Khloé Kardashian’s Denim Line Has Been Insanely Successful

Photo: Steve Granitz/WireImage.
If you felt like your Instagram feed was all Good American, all the time when Khloé Kardashian launched her denim line in October, now we know why. Kardashian's size-inclusive brand, which she cofounded with Emma Grede, may have launched nearly two months ago, but it hasn't stopped gaining traction. Its buzzy debut and even buzzier celebrity sightings (hey, Khloé has some pretty solid family connections) have amounted to some record-breaking milestones, including hitting that $1,000,000 benchmark...on day one. Apparently, Good American's successful first day posited it to have the biggest denim launch in apparel history, according to a release from the brand. The label opened up shop with three jeans — Good Legs (a skinny fit), Good Cuts (a boyfriend style), and Good Waist (a high-waisted silhouette) — in sizes 00 to 24. The premium price point (jeans start at $149) didn't deter customers from dropping serious cash on its October 18 debut date. Good American reports to have reached a cool million in sales on that day. According to a rep for the brand, this is a first in the denim category. The news comes days after the cofounders found themselves responding to accusations that employees at Good American's L.A. factories faced sweatshop-like working conditions (one of the brand's big selling points is that all of its garments are made in the U.S.). Those rumors have since been denied. Despite the controversy, the label's fan base keeps growing: Recently, Bella Hadid, Giovanna Battaglia, and Kelly Rowland have been spotted wearing Good American. Kardashian is pretty psyched about the success of her latest venture — but in a press release, she promises there's even more Good American to come. Starting in January 2017, the label will start dropping new merchandise on a bi-weekly schedule, and will expand to other ready-to-wear categories like skirts, shorts, and jackets.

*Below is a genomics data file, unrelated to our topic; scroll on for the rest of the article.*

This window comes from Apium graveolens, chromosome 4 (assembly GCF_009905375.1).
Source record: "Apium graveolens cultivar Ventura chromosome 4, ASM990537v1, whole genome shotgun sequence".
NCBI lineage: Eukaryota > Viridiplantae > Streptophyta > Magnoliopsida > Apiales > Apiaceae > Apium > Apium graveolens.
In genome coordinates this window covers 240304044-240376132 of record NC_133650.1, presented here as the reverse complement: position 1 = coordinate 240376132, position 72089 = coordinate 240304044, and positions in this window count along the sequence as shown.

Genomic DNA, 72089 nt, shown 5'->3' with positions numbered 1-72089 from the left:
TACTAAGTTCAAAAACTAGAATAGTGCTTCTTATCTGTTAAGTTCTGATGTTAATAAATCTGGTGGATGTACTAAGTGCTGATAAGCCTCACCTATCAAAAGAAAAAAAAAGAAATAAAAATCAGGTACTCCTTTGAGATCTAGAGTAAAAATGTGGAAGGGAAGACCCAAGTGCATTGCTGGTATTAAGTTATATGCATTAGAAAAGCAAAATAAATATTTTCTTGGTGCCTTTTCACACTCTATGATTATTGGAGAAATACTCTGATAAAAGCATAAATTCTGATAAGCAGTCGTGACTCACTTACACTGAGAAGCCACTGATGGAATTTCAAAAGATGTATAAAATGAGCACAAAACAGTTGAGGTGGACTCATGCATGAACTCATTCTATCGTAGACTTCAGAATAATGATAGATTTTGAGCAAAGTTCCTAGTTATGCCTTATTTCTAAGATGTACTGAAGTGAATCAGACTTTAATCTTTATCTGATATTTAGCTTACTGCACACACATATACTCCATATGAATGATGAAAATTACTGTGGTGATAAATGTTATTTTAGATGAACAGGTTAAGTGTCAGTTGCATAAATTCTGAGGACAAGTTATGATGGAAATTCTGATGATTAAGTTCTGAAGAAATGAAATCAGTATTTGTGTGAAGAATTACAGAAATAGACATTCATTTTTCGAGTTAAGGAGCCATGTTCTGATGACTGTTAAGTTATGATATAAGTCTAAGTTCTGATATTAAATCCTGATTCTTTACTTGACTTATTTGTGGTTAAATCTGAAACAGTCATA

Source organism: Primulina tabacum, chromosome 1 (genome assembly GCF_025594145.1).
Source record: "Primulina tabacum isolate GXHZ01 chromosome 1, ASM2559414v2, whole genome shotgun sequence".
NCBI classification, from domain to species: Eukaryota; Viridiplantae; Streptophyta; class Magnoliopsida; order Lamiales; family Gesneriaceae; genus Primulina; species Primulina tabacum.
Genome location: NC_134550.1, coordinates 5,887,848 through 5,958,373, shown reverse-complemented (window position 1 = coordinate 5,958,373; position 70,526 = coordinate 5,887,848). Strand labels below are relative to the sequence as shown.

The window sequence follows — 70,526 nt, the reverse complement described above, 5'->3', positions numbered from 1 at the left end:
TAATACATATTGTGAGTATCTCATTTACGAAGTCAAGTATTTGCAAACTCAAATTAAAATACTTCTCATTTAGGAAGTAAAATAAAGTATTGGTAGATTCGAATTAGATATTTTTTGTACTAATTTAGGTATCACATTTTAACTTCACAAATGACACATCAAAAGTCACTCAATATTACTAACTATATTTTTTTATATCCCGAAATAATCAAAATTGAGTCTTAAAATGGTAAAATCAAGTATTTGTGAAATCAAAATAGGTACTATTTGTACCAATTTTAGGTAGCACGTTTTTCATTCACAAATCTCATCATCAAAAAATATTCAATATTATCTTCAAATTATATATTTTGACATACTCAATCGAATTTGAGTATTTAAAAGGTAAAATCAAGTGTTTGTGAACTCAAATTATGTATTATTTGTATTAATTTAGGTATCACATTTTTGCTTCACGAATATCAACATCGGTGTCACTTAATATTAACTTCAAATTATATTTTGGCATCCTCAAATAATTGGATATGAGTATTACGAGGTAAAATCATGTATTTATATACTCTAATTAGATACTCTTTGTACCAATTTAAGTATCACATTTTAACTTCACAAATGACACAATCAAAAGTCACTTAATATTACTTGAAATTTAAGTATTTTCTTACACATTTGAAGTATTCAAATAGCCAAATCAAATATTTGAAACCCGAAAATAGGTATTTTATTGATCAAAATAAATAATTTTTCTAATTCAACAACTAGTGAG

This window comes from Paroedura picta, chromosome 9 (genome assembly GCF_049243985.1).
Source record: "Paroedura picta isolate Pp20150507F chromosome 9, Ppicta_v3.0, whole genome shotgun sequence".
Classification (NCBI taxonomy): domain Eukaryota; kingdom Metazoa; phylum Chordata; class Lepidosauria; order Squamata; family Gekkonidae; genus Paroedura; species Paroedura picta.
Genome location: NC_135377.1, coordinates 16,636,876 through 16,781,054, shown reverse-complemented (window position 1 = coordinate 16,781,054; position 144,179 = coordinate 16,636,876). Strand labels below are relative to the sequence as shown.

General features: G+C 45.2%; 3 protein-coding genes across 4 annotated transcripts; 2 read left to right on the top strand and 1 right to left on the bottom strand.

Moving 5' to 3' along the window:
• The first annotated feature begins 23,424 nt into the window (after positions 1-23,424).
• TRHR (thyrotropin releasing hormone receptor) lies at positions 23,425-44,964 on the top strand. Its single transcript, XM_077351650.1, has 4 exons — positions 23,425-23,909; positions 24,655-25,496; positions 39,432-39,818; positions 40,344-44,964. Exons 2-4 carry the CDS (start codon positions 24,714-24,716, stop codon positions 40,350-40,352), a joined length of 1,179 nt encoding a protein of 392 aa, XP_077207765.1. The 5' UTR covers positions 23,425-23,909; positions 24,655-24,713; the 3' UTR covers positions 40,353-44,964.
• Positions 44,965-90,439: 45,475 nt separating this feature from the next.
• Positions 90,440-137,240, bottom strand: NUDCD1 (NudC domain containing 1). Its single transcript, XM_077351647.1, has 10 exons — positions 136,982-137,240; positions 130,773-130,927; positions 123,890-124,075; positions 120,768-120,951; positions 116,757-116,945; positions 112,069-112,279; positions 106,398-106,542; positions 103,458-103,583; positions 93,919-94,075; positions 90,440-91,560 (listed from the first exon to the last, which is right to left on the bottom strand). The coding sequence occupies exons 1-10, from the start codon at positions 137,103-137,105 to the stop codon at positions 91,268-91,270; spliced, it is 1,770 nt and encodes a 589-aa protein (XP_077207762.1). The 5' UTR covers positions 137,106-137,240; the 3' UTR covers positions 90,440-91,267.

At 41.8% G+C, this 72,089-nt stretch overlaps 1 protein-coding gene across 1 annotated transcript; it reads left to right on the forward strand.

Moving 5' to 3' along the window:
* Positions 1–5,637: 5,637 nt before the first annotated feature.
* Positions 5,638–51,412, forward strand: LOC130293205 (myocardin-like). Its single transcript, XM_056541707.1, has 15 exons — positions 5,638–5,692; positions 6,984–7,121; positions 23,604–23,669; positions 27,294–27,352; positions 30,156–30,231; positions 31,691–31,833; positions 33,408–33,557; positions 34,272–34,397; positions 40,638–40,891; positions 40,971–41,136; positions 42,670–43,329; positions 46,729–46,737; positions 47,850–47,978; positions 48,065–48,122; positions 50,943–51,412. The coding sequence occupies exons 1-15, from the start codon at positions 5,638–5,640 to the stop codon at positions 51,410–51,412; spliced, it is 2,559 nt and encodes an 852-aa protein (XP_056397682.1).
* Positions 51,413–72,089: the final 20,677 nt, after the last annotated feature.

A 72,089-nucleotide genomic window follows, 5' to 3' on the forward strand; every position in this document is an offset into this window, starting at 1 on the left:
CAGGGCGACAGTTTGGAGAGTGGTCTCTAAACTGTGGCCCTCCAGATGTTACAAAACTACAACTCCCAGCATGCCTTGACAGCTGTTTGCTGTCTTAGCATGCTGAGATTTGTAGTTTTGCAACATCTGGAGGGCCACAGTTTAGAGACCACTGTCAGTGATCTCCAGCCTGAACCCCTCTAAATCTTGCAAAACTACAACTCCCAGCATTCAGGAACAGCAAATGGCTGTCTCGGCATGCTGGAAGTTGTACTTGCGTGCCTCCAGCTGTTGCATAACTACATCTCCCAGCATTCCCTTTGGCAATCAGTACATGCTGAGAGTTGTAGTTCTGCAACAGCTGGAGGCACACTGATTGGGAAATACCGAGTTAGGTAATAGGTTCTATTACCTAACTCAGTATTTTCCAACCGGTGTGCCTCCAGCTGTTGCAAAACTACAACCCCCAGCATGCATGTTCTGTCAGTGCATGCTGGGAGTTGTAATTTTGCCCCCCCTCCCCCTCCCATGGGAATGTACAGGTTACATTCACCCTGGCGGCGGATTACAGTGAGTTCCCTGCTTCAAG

Meanwhile, its inclusive approach to sizing, casting, and marketing isn't going anywhere. "Making curves look good is not just something we say, it’s a demand our product has to deliver for our customers," Grede said in a statement. "We eat and sleep fit." Good American features diversely-cast imagery that includes women of all backgrounds and sizes in the line's trifecta of denim styles. And, hey, like we've seen with American Eagle's commitment to not retouching its Aerie imagery, a body-positive approach — one that allows the customer to see themselves in the product — really sells.

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